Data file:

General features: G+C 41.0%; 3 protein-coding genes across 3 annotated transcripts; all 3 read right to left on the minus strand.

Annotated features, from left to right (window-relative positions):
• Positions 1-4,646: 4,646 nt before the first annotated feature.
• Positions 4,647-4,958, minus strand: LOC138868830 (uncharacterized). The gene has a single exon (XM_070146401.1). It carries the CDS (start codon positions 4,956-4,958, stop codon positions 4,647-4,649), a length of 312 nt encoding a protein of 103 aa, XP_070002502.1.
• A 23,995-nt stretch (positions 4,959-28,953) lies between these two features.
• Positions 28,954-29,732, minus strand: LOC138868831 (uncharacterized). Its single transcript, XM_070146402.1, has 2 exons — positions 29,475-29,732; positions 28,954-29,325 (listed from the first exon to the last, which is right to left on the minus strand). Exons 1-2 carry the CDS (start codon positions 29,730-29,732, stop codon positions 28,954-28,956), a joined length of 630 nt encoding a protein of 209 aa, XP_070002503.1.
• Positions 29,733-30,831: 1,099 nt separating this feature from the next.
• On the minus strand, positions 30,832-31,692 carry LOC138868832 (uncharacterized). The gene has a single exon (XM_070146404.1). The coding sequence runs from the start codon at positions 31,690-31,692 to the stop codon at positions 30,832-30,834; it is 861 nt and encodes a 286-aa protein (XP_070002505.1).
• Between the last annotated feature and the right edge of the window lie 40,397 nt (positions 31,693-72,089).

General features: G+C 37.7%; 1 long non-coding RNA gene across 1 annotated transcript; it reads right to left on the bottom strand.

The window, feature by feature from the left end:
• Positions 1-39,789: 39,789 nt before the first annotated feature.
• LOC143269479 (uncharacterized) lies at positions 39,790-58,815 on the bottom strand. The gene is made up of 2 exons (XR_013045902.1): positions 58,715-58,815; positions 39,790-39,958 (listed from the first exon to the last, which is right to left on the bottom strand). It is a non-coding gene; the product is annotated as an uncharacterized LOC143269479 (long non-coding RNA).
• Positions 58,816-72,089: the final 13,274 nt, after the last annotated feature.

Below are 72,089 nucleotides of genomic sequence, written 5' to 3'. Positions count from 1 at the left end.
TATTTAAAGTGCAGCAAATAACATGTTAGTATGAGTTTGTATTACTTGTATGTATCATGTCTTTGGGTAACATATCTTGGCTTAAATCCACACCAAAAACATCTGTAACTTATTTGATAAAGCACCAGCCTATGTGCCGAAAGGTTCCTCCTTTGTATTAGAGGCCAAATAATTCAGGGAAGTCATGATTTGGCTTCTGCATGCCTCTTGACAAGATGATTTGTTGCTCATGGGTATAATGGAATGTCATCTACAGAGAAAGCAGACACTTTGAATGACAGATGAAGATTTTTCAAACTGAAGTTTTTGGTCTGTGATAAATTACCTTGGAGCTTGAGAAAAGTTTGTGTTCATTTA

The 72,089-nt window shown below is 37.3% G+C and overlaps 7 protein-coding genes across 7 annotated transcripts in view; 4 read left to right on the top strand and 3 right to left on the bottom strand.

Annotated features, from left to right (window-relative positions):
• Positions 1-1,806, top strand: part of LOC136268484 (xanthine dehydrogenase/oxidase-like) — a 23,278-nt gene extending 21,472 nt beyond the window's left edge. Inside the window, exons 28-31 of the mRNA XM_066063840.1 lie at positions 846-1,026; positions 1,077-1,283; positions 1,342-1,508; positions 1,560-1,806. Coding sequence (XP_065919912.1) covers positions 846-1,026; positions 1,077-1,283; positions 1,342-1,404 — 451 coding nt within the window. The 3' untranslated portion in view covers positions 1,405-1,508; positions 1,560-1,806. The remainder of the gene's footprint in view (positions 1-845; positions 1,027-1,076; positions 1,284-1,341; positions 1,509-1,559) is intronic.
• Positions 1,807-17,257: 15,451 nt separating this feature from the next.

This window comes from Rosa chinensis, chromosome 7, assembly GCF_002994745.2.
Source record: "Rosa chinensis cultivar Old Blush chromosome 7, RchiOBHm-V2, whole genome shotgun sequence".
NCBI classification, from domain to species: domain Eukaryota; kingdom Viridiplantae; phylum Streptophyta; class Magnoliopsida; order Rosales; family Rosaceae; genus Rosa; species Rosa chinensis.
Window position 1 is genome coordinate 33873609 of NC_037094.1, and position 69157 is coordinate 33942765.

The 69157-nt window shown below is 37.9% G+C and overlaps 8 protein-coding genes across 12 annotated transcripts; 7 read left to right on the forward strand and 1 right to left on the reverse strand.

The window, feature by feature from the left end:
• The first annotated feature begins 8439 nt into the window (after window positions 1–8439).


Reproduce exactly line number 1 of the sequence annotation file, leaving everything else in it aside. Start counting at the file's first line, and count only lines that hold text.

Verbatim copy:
General features: G+C 41.0%; 3 protein-coding genes across 3 annotated transcripts; all 3 read right to left on the minus strand.